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ISSN: 2327-5073
Clinical Microbiology: Open Access
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Candida Biofilms and Some Strategies for Prevention

Janaina de Cássia Orlandi Sardi*

Faculty of Pharmaceutical Sciences of Department of Clinical Analysis, Laboratory of Clinical Mycology, Univ Paulista (UNESP), Brazil

*Corresponding Author:
Janaina de Cassia Orlandi Sardi
Faculty of Pharmaceutical Sciences
Department of Clinical Analysis
Laboratory of Clinical Mycology
Univ Paulista (UNESP), Brazil
Tel: +55 16 3301 5716
E-mail: [email protected]

Received Date: November 17, 2013; Accepted Date: November 19, 2013; Published Date: November 28, 2013

Citation: Sardi JdeCO (2013) Candida Biofilms and Some Strategies for Prevention Clin Microbial 3:e115. doi: 10.4172/2327-5073.1000e115

Copyright: © 2013 Sardi JdeCO. This is an open-access article distributed under the terms of the Creative Commons Attribution License, which permits unrestricted use, distribution, and reproduction in any medium, provided the original author and source are credited.

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Biofilm formation by fungal and bacterial pathogens on implanted medical devices causes major morbidity and mortality among patients, and leads to billions of dollars in healthcare cost. There are estimated to be more than 45 million medical devices implanted every year in the United States. Infection of these devices occurs in 60% of patients, and Candida species are responsible for up to 20% of these infections [1]. Biofilms are complex structures are highly resistant to antimicrobial agents and the host immune system. These cells biofilm, have an altered phenotype with respect to growth rate and gene transcription [2]. Studies have shown that the microorganisms are almost non-existent in their planktonic free form in the tissues of the host, but are grouped together, forming a multicellular community, both in tissues and on prostheses, catheters and other surfaces [3]. Transplantation procedures, immunosuppression, the use of indwelling devices and prolonged intensive care unit stays have increased the prevalence of fungal disease Availability to the inside of medical devices, such as central and peripheral catheters, haemodialysis and peritoneal dialysis units and intracardiac prosthetic valves, facilitates biofilm formation [4]. Biofilm present in the dental plaque was the first to be recognized by the medical community in the 1960s [5]. The formation and accumulation of biofilm on substrates in the oral cavity is the main etiologic factor of oral diseases, candidiasis is one of the most common fungal oral infections diagnosed in humans, with a prevalence of up to 75% in prosthesis users [6]. Patients who underwent hemodialysis and peritoneal dialysis are commonly affected by infections caused by the presence of biofilm [7]. The Candida yeasts are among the main microorganisms isolated from patients with cancer, possibly due to infection with the use of implanted devices for intravenous access. The mechanisms of resistance of the biofilm include extracellular matrix (ECM), efflux pump activity, persisters, cell density, overexpression of drug targets, stress responses, and the general physiology of the cell [8]. Thus, to increase the efficiency of new treatment strategies against bacterial and fungal infections, factors that lead to biofilm growth inhibition, biofilm disruption, or biofilm eradication are being sought. These factors could include enzymes, sodium salts, metal nanoparticles, antibiotics, acids, chitosan derivatives, or plant extracts. Thus, strategies aiming the search for eradicating the biofilms are necessary [9]. More recently, the use of silver nanoparticles (AgNPs) has been suggested for coating medical titanium implants in the hope of inhibiting biofilm formation and thereby reducing the incidence of microbial infections and rejection [10]. Anti-Candida antibodies can reduce the binding of Candida to various surfaces [11]. Studies with antibodies have been performed by various authors to test their effects on various fungal and bacterial organisms. The application of photodynamic therapy has been investigated regarding its inactivation of micro-organisms that are pathogenic to the human host. Several authors have associated light emitting diodes (LEDs) with other substances [12]. More studies has been performed with gold nanoparticle and enhanced photodynamic therapy including the use of methylene blue against recalcitrant pathogenic C. albicans biofilms [13]. Also, because the biofilm matrix is composed of DNA, proteins, and extracellular polysaccharides, recent studies have indicated that the disruption of the biofilm structure could be achieved via degradation of individual biofilm compounds by several enzymes such as DNAse, lactonases, α-amylases [9].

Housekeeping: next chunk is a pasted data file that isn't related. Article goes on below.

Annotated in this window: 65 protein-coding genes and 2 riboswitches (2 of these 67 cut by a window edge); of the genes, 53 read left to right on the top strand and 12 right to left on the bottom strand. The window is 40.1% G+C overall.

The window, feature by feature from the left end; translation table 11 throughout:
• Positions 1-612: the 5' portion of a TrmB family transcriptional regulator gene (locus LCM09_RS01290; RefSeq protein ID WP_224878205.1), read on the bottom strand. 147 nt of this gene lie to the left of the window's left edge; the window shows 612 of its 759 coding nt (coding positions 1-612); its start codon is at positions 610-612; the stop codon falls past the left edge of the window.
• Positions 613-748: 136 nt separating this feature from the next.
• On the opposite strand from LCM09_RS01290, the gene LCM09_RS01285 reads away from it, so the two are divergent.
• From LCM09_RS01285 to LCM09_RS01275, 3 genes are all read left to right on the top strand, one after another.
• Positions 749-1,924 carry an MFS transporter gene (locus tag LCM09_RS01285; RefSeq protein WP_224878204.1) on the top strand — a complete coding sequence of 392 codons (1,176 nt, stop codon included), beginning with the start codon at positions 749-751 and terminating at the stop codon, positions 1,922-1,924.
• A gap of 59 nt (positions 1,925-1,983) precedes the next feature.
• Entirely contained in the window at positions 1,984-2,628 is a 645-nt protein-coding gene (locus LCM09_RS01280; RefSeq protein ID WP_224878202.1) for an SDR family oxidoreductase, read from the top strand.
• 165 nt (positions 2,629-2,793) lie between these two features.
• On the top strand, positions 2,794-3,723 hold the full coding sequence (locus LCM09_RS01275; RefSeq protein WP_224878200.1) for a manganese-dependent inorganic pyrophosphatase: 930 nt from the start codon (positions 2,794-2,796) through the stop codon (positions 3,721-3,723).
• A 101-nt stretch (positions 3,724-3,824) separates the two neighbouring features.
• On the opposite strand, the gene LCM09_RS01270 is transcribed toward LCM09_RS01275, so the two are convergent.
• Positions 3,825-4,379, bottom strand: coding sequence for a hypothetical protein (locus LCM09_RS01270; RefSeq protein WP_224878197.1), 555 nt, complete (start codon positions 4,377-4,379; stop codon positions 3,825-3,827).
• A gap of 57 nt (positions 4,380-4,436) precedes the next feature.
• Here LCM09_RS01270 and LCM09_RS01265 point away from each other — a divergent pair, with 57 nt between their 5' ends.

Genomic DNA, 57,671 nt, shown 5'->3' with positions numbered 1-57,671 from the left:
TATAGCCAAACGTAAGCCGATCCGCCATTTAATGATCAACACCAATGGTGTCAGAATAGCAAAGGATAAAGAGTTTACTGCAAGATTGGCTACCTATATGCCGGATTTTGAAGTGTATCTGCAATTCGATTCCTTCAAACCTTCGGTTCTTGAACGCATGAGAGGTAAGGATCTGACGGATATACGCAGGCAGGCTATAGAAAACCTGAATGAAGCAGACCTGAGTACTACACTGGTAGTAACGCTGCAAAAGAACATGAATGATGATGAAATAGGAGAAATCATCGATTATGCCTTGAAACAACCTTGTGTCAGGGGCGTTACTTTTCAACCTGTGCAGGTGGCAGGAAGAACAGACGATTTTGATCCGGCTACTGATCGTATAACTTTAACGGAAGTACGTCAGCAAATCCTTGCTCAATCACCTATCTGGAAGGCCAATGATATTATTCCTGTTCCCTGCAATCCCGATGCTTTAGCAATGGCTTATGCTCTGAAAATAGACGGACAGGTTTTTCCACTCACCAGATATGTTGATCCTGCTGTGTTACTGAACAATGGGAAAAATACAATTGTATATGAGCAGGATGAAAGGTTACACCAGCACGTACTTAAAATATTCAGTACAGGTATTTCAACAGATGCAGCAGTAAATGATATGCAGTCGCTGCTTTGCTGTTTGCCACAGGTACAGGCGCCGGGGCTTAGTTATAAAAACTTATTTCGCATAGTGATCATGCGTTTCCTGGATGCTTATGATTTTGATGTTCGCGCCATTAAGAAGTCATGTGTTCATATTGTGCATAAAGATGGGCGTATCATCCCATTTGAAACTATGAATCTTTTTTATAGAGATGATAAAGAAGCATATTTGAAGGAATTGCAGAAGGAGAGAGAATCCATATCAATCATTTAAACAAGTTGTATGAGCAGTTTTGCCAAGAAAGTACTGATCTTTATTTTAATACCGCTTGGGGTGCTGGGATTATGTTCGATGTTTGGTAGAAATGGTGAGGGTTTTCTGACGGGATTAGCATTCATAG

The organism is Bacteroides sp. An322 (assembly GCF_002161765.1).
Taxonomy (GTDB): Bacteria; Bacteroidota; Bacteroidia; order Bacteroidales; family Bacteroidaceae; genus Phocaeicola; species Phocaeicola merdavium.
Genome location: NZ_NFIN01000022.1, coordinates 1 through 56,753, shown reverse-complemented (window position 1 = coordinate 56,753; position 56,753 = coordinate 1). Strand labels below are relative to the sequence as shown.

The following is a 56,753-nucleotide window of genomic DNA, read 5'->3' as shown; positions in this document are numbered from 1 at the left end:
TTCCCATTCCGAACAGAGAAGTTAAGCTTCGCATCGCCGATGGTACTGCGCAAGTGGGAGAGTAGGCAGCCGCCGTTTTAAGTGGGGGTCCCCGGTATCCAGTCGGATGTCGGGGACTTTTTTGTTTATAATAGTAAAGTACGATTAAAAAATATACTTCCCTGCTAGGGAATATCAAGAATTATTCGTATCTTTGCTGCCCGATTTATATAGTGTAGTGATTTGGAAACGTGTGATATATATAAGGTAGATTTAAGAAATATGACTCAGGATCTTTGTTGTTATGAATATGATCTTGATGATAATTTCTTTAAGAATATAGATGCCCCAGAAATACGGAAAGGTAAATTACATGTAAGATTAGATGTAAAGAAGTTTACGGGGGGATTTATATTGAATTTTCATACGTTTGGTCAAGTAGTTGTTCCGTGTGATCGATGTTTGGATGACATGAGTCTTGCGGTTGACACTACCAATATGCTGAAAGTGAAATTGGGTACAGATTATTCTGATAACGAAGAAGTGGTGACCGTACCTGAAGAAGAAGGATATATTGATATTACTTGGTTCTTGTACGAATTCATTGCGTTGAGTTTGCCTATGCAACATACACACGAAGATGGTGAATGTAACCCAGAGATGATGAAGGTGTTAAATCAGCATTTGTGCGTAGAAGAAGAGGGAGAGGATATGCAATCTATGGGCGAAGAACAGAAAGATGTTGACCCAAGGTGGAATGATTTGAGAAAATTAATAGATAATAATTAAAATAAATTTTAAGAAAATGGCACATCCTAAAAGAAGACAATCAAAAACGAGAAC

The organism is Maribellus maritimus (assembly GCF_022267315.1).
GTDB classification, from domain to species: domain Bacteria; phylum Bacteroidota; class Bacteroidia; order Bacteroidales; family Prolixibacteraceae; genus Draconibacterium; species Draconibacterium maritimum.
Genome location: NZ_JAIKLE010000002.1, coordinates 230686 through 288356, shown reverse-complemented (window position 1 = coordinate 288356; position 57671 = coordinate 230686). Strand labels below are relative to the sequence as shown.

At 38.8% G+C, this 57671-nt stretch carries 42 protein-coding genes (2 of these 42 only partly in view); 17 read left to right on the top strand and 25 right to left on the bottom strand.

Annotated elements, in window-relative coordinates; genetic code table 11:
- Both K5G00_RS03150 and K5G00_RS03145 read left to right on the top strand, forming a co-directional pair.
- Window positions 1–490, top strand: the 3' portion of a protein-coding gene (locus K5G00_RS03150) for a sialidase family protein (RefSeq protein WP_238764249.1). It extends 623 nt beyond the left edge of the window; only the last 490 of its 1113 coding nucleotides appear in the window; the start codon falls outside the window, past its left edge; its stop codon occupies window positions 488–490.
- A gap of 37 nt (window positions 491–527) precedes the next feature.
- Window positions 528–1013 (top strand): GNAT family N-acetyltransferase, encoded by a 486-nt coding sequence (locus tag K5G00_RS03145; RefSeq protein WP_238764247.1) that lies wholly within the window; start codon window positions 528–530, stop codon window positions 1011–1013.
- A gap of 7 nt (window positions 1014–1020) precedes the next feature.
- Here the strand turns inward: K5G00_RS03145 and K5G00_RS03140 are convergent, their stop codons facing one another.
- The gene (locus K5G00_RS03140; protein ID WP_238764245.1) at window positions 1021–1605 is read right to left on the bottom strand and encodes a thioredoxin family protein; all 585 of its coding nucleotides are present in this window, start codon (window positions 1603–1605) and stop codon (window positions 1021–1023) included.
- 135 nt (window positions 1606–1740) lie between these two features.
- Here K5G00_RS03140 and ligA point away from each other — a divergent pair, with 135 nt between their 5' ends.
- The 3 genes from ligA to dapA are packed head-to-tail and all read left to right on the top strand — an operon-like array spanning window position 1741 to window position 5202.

The development of strategies to combat microorganism growing in biofilms is yet a challenging task these bacterial and fungal are much more resistant to classical antimicrobial therapies. Although there are several studies to seek the destruction and removal of biofilms, many studies will be necessary and the way is hard.

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